Friends in Need
When the Iran-Iraq war ended, an MEK commander asked about the future of the group said, “We have always adjusted tactics in our fighting. The form of fighting is secondary.” Predictably, the group is retooling itself again, and according to some sources, moving its operations to a new frontier.
Pakistani President Pervez Musharraf has granted permission for the MEK to operate from the Baluchistan province of Pakistan, which borders Iran. This decison suggests to some that there is a possibility that the CIA may be deploying the MEK in western Afghanistan as well, to the provinces of Herat and Farah, thus doubling the length of Iranian border open to infiltration. As with Pakistan, the MEK is familiar with that terrain, having infiltrated western Afghanistan in the early 1980s.
Asked what the MEK might be doing, Lt. Col. (Ret.) Rick Francona, a former Air Force intelligence specialist with experience in the Middle East, says: “The primary focus will be the collection of intelligence, possibly even setting up infiltration and exfiltration routes and identifying agents in place inside Iran.” Francona explains that MEK teams could work in conjunction with any of these activities: “While U.S. technical intelligence sensors—electronic and visual—are useful, it is always better to have a human source that can penetrate the facility, tell us what is going on inside the buildings, who is doing what, intentions, progress, and so on. A good spy is hard to beat.”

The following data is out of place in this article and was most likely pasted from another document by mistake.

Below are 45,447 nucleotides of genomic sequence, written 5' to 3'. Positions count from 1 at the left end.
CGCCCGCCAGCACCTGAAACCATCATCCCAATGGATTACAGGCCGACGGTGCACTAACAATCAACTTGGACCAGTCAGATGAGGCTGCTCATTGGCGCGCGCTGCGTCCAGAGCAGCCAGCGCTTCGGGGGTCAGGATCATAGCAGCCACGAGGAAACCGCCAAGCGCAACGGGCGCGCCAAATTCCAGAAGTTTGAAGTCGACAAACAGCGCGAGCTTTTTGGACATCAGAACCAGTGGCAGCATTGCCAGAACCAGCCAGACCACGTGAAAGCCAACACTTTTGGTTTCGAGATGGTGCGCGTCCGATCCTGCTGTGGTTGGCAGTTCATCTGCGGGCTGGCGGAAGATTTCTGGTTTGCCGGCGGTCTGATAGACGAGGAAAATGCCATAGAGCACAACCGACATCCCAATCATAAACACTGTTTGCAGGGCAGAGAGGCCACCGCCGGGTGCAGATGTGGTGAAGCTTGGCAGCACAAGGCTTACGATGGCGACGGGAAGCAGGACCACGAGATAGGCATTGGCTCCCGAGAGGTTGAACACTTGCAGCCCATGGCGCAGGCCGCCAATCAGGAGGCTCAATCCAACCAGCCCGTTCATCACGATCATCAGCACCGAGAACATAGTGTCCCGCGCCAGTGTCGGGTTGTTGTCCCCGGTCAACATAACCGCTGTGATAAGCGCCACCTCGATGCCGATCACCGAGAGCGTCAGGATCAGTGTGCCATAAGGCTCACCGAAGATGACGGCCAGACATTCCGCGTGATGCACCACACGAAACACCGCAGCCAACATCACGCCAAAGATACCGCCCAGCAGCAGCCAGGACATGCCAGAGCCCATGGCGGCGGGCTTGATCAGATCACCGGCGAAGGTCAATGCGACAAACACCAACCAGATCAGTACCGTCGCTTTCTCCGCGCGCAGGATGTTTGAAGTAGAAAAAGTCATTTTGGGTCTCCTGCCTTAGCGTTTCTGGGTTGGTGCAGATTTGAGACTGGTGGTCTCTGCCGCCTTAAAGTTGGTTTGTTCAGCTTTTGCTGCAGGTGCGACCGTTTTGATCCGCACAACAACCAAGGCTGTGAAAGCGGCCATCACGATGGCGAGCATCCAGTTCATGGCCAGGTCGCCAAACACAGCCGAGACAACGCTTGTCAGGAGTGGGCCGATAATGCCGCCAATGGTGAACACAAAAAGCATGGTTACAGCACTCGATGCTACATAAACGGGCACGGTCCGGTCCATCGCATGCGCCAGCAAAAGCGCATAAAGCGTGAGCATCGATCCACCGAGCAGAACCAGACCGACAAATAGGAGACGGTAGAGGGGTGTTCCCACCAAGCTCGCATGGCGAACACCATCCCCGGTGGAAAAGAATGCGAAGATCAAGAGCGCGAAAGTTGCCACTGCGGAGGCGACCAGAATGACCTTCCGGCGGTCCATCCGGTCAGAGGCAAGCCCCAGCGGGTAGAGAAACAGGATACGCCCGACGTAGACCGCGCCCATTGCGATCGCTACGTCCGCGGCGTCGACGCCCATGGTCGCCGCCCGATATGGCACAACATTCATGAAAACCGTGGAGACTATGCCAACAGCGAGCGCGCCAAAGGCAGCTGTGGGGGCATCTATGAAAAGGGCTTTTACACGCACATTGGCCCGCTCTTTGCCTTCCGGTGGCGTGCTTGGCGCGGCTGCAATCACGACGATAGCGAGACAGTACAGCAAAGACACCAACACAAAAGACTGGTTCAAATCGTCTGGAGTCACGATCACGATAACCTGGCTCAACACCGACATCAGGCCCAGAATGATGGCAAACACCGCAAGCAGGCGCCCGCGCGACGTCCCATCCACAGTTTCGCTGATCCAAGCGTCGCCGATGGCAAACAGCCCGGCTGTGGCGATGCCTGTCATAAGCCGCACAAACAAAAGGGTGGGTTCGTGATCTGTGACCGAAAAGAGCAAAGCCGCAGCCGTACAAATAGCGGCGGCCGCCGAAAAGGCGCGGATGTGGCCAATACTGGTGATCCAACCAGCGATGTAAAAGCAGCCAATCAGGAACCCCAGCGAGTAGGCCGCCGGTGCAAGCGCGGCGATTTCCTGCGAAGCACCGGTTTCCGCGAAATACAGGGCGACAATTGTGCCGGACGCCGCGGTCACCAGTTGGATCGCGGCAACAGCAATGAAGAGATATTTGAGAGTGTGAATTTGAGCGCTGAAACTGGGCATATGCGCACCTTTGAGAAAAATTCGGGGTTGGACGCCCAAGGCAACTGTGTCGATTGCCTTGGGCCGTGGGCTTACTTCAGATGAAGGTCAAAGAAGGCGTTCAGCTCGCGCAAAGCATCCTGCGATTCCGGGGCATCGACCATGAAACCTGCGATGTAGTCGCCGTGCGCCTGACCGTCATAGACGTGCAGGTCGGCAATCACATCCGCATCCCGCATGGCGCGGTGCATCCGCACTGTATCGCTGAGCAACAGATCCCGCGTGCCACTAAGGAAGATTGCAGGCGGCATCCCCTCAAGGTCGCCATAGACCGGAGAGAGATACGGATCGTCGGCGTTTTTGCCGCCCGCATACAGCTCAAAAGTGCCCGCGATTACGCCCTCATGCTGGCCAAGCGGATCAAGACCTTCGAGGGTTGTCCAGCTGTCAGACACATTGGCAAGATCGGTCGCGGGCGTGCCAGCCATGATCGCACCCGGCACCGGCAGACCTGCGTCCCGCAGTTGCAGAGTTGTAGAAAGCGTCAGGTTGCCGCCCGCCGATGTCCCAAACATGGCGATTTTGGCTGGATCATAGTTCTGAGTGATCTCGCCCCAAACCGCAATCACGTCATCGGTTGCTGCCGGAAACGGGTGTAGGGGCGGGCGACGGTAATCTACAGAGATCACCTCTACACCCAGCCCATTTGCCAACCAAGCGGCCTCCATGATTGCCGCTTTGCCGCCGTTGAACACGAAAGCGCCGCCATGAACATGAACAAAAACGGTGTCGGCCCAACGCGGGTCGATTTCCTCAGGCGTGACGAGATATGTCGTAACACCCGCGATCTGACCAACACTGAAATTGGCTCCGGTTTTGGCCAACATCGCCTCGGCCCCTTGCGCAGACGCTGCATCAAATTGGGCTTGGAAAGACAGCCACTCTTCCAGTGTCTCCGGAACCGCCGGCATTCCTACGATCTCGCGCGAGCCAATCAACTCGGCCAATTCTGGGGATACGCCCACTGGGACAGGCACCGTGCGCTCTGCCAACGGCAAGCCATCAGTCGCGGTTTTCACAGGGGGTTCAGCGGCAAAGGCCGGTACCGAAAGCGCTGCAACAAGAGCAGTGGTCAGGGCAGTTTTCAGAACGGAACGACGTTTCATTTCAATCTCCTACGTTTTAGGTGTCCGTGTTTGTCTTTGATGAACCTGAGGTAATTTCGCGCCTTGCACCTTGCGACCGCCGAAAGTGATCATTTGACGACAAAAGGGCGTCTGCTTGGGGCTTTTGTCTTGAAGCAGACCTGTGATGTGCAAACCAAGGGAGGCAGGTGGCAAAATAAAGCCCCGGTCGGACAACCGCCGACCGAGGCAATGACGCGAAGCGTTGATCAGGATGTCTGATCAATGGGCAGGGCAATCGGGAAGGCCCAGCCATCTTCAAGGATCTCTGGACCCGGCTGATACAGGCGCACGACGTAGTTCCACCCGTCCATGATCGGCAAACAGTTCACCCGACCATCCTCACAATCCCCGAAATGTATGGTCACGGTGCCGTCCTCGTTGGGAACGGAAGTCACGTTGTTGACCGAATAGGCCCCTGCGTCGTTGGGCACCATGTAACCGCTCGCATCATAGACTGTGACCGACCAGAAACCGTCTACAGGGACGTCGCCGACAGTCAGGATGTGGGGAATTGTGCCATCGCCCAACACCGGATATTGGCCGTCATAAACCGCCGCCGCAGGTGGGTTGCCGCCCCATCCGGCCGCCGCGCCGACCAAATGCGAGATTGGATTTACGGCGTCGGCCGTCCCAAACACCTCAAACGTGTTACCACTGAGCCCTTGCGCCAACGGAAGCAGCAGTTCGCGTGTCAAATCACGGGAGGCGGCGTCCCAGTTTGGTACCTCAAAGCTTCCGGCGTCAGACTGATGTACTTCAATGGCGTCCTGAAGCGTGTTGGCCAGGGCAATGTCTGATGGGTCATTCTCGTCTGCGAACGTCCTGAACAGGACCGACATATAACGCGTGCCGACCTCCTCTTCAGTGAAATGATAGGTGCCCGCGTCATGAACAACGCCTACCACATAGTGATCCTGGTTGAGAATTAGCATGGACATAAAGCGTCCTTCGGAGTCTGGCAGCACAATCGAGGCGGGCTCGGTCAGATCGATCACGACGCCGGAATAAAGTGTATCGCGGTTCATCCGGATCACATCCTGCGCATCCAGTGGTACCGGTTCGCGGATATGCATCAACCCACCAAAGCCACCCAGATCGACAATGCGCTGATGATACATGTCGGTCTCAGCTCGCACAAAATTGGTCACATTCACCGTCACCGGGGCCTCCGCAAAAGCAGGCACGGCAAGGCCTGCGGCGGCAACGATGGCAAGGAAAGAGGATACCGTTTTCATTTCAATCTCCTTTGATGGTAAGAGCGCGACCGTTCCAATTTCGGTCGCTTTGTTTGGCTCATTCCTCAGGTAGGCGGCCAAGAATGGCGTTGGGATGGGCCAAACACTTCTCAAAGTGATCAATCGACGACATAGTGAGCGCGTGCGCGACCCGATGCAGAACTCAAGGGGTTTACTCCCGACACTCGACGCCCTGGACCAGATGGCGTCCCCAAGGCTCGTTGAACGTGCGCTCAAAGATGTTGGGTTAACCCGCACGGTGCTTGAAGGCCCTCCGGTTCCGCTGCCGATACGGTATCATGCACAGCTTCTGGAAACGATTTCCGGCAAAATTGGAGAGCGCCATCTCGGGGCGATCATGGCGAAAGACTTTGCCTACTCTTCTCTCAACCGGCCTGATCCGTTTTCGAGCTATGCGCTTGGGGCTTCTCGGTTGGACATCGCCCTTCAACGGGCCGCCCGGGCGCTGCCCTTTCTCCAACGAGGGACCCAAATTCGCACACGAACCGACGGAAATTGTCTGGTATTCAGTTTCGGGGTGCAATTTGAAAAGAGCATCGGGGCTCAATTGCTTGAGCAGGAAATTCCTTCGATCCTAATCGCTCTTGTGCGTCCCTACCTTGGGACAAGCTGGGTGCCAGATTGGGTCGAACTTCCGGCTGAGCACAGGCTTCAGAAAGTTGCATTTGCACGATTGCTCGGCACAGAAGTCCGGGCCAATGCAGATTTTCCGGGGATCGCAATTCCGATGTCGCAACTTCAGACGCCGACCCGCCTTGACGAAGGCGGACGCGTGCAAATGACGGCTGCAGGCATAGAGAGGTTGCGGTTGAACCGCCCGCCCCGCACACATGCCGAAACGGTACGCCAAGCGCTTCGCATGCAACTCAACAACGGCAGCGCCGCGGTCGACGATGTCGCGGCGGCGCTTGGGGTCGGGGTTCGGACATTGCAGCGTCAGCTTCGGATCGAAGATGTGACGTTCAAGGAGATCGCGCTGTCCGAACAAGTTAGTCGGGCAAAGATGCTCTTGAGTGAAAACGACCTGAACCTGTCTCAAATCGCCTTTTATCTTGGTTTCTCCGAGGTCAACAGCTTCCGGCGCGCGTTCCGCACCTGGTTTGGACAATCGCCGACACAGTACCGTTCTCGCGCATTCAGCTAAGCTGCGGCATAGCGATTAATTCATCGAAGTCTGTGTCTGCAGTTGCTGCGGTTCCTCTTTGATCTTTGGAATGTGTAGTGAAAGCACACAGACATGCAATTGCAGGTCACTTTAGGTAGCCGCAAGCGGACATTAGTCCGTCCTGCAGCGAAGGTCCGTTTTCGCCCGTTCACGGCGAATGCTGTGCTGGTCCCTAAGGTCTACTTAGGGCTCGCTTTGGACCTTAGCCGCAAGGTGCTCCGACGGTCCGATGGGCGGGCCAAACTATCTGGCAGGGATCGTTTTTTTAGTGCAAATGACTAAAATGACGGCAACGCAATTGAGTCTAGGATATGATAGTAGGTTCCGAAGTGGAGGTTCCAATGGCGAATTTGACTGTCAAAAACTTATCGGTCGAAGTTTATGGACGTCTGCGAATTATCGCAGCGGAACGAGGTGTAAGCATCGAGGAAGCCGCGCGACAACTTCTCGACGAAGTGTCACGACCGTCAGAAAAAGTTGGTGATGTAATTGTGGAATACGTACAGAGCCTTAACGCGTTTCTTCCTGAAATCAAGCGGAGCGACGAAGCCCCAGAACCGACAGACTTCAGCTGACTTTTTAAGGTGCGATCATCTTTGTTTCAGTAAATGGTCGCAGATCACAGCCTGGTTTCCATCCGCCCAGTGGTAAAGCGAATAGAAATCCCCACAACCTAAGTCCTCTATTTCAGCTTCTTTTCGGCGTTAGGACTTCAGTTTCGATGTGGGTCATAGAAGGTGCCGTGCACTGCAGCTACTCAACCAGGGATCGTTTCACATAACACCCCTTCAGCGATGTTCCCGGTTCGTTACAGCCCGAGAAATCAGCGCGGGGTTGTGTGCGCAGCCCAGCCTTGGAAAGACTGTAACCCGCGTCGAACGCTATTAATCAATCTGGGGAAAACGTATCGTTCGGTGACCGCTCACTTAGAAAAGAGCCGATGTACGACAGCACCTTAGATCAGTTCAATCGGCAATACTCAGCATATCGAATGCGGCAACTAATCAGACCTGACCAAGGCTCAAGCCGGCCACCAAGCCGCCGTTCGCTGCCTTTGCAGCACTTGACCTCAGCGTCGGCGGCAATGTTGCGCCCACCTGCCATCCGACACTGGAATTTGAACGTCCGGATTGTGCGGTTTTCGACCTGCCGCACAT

But is MEK intelligence any good? Current and former U.S. officials have told Newsweek magazine that they knew of the major revelations about Iran’s nuclear program before the MEK made them public, and the group has a record of exaggerating intelligence or sometimes simply making things up. U.S. officials have learned to take MEK claims with very large grains of salt. David Kay, the former intelligence official who spent years investigating Iraq’s nuclear weapons program, expressed a balanced view: “They're often wrong, but occasionally they give you something.”